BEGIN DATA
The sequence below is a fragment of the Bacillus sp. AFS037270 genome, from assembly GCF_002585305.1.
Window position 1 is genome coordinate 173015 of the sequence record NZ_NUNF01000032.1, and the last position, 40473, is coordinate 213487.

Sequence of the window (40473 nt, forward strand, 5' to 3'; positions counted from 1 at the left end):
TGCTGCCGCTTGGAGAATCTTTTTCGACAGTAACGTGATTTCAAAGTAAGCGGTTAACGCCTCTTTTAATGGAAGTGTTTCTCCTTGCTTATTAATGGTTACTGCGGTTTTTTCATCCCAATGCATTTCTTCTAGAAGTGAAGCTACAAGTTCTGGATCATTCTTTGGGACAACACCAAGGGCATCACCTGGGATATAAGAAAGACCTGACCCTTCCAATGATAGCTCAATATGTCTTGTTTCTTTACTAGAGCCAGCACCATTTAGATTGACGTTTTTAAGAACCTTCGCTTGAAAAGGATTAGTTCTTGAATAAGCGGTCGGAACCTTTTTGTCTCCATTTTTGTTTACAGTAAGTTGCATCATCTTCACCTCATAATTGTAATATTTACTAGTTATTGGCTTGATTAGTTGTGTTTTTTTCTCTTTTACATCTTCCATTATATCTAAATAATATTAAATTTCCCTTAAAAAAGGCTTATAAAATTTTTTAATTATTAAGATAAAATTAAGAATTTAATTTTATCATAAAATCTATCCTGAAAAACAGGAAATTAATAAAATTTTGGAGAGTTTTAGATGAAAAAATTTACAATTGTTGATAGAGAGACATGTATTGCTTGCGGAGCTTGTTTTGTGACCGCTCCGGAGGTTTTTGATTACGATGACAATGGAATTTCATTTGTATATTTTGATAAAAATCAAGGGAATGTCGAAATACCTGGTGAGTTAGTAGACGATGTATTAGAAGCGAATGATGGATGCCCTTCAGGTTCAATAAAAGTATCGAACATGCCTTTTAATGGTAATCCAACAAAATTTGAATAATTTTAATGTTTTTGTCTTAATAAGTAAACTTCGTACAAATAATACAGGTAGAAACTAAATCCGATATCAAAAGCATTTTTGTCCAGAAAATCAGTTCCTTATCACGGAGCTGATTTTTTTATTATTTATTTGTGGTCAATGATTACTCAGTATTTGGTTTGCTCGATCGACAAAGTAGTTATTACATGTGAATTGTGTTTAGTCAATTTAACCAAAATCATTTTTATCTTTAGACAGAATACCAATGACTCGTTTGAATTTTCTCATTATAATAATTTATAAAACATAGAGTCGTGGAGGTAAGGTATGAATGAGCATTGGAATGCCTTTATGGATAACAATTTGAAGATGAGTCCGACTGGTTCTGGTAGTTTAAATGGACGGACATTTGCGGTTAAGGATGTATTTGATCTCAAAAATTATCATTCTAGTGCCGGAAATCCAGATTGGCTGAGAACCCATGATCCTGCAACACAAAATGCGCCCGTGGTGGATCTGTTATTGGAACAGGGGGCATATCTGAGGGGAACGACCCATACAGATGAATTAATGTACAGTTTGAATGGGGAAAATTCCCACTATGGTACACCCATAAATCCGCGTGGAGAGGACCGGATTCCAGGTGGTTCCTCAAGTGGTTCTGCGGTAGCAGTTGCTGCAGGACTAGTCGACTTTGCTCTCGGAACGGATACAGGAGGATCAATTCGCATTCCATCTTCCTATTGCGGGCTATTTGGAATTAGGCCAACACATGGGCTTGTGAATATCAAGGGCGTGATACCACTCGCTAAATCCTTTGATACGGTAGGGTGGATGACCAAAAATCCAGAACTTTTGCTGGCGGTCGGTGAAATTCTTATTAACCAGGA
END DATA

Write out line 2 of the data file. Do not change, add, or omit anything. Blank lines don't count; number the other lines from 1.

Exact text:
Window position 1 is genome coordinate 173015 of the sequence record NZ_NUNF01000032.1, and the last position, 40473, is coordinate 213487.